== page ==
For an industry that often has to absorb wild swings in demand, fixed-ops and collision repair represent a stable, steady source of profits.

Brad Mewes, principal at Supplement, an Irvine, Calif.-based consulting firm, believes there are two primary trends that indicate the industry will see more dealer-owned body shops. One is technology – dealer groups are in a better position to invest in the technology and equipment needed to make more complex repairs. “For a larger, more well-capitalized group like AutoNation to invest a few million dollars into equipment and training is a drop in the bucket related to their total cap-ex spending,” Mewes says.

Those groups can also spread the fixed cost of that training across multiple facilities. “They can have one centrally located body shop that services five dealerships, for example,” Mewes says. “That makes the business case much more compelling.”

Sonic Automotive in Charlotte, N.C., for example, operates 18 collision repair shops as part of a hub-and-spoke-like network to increase efficiency. Each shop serves multiple dealerships.

The second trend that Mewes thinks is important is profitability. Dealers see profit potential in collision repair, which is a relatively high-margin business compared to auto sales. (The outlier here would be Tesla, which owns its own dealerships and actually loses money on its service operations.)

Still, opening a body shop presents some risk for dealers who may lack experienced technicians and who generally don’t have a lot of experience dealing with the insurance industry. In some instances, dealerships are partnering with independent shops, large chains or consolidators to run their collision repair businesses, or setting up shops outside of their own dealer campus, sometimes with different branding.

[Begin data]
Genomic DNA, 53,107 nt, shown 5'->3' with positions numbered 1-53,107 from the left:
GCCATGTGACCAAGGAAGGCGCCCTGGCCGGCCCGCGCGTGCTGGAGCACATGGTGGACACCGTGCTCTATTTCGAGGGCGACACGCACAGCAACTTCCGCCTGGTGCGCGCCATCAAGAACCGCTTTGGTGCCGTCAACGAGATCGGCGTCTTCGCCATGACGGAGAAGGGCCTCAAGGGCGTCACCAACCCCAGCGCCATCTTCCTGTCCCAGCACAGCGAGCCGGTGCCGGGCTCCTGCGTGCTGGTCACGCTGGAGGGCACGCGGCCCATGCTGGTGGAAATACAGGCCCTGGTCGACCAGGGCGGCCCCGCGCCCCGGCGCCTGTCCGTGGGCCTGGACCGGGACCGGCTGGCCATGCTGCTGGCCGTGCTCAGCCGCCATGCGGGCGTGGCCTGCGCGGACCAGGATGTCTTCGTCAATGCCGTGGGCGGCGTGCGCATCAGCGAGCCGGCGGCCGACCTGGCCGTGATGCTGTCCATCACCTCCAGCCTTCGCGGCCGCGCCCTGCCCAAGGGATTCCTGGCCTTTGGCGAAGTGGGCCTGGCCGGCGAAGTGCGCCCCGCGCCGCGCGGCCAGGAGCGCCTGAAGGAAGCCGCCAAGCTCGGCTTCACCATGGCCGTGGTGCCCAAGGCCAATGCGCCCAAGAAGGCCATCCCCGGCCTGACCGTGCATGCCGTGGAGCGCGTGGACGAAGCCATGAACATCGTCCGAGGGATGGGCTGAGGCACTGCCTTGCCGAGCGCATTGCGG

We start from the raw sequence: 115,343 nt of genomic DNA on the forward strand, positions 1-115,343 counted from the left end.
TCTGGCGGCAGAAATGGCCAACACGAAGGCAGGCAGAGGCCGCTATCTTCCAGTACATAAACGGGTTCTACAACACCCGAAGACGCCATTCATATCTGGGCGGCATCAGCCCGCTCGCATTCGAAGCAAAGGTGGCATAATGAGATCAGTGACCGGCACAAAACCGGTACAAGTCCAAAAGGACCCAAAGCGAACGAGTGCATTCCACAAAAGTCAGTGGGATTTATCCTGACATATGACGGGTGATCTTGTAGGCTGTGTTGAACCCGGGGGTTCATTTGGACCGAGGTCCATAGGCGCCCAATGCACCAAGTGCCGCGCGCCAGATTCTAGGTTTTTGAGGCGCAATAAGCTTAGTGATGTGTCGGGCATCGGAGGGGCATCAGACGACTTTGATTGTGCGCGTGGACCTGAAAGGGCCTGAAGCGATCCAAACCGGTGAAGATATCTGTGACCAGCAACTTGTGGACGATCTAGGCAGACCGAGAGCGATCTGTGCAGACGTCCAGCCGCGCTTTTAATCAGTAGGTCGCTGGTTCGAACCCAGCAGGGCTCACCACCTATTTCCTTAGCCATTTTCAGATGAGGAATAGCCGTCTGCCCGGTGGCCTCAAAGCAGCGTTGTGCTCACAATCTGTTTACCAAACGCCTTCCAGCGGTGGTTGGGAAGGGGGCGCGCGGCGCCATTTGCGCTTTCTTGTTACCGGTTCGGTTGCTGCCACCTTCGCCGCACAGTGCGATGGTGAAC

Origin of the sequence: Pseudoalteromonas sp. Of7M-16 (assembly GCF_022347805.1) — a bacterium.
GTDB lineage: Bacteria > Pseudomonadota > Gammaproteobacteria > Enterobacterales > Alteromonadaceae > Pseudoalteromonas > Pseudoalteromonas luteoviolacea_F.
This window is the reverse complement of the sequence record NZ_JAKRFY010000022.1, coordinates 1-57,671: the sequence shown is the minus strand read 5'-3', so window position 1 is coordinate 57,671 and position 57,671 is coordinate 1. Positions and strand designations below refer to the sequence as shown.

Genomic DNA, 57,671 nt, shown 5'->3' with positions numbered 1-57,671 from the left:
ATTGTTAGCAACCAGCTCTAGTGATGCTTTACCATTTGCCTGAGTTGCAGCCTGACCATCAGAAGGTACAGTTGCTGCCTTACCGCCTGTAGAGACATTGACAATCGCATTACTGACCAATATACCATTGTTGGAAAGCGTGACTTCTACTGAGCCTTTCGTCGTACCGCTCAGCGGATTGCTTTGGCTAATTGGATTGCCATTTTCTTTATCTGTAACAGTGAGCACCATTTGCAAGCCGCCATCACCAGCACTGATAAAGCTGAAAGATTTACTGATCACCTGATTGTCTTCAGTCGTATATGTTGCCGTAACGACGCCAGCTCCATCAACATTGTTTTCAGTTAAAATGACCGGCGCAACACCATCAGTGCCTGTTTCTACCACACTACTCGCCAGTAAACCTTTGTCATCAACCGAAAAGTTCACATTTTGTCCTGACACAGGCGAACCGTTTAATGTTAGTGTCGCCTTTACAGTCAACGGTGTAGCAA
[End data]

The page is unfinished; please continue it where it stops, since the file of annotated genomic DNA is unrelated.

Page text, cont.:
“In some cases they want to avoid the headache,” Manzi says. “That may drive their decision to outsource or partner with another firm. It’s purely a business decision.”

“Dealer groups realize that they don’t have as much experience in the collision business, but they are very comfortable with the franchise model,” Mewes says. “Those partnerships can help them leverage purchasing on the cost side. For a smaller dealer group that may not represent every brand of parts they work on, there are lot of benefits to that model.”

Several dealers and dealer groups have partnered with CARSTAR, for example. “They may not have focused on the collision space as a core competency, so when they see a customer opportunity they may contact us,” says Michael Macaluso, president of CARSTAR North America. “CARSTAR can also assist in bringing more insurance DRP exposure to the table.”

Fred Beans Auto Group in Doylestown, Pa., for instance, partnered with CARSTAR on its own collision centers. ABRA has similar relationships with more than 40 dealerships in the U.S.

In the case of CARSTAR, the dealer may have the company operate a franchise location within the dealership, or establish the body shop off-site. “Having the shop off campus enables more opportunities for branding and additional growth,” Macaluso says. “We can also work within the restrictions that the OEM may put on the franchise dealer if the shop is on-site.”